This happens because just “as when the eyes are blinded, some of the ability of the other members is diminished, their light be quenched, so also when the mind is depraved, your life will be filled with countless evils” (St John Chrysostom, “The Gospel of Matthew, Homily, 20.3,” in ACCS: NT vol Ia Matthew 1-13, p. 142).  To root out the petty jealousy and arguments that ripe apart families and parishes and society I need to root out my own selfish tendencies. I need to fight against those very sins in my that I’m likely to overlook or indulge because they (seemingly) don’t hurt anyone else. But they do because they harm my ability to love my neighbor and so impede our shared restoration and journey to the life God created us to have.


To root out from my heart the petty jealousy and arguments that rip humanity apart, I need to root out my own selfish tendencies. I need to fight against those very sins in me that I’m likely to overlook or indulge because they (seemingly) don’t hurt anyone else.

But they do harm you because they harm my ability to love you and so impede our shared journey to the life God created us to have.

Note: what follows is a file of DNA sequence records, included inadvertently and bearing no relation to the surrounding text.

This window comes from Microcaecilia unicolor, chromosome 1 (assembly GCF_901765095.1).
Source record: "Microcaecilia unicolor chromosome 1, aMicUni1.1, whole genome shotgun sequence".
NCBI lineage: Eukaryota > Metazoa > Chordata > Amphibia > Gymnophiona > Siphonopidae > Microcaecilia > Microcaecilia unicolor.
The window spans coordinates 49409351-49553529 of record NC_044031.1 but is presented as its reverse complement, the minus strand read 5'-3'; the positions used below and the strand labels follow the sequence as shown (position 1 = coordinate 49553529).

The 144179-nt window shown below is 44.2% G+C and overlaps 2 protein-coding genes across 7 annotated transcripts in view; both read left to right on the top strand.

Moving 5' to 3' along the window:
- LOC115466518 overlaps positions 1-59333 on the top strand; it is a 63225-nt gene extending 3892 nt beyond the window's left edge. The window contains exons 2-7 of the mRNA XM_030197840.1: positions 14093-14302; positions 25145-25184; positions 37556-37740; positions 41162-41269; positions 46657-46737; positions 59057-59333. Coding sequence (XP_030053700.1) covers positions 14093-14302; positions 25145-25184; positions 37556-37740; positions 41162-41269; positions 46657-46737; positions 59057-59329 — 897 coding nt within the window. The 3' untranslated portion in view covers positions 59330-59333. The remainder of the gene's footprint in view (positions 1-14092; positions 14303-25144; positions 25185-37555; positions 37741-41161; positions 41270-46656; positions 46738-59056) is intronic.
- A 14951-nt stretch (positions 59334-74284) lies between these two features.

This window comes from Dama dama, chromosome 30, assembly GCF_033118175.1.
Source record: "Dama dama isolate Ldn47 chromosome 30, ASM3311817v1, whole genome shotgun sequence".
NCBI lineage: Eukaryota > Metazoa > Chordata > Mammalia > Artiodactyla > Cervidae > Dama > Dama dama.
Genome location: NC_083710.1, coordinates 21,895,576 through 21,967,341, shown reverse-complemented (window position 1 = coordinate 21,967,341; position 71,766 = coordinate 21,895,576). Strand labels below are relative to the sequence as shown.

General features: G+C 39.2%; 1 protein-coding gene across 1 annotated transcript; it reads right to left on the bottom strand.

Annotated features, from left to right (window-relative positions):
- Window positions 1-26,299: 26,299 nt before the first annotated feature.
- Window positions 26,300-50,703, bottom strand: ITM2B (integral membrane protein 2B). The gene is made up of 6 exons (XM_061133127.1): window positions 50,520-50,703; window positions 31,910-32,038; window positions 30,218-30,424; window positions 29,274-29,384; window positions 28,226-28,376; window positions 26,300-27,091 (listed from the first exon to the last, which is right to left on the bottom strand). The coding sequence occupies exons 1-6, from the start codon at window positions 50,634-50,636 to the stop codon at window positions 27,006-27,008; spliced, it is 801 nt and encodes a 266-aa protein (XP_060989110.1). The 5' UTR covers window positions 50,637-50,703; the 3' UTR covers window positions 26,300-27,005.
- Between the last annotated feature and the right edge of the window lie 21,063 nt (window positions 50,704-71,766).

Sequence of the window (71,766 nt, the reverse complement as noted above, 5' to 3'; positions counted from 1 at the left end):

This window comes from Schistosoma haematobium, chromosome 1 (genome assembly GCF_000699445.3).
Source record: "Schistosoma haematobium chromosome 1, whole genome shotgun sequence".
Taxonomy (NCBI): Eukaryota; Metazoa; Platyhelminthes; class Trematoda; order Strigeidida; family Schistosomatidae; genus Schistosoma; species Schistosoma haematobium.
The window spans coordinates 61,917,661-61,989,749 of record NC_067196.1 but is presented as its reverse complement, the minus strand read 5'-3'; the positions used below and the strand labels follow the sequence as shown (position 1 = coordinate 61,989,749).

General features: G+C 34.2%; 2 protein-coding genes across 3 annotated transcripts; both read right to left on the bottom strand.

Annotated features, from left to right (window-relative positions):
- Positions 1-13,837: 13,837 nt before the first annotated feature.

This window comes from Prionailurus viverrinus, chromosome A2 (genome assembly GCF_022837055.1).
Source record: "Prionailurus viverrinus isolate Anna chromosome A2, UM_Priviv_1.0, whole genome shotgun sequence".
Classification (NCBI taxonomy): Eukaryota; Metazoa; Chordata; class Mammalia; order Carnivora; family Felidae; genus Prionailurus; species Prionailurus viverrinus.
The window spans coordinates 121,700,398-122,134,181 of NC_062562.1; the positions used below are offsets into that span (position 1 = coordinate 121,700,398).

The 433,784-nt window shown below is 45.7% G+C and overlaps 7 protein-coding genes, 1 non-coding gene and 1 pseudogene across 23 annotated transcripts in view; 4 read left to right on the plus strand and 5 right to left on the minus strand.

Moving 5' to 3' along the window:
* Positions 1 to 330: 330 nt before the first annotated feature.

Think with me for a moment about the Apostle Paul command that we welcome “the man who is weak in faith.”

For the Apostle, “the person in question is not healthy” and in need of the love and care of the whole Church. It isn’t just the priest who heals through the sacraments; all of us by virtue of our baptism and willingness to embrace the stranger as our friend also have a role to play in his salvation.

But some of us are “disconcerted by” their neighbor’s weakness. And even though “they do not share it,” their neighbor’s weakness makes them “liable to fall into uncertainty themselves” (St John Chrysostom, “Homilies on Romans,” 25, in ACCS: NT vol VI Romans, p. pp. 337-338).

My neighbor’s weakness reminds me of my own. My willingness to look away from him because there are sins that I have not yet laid aside. In his weakness, my neighbor reveals to me that I am an enemy of charity.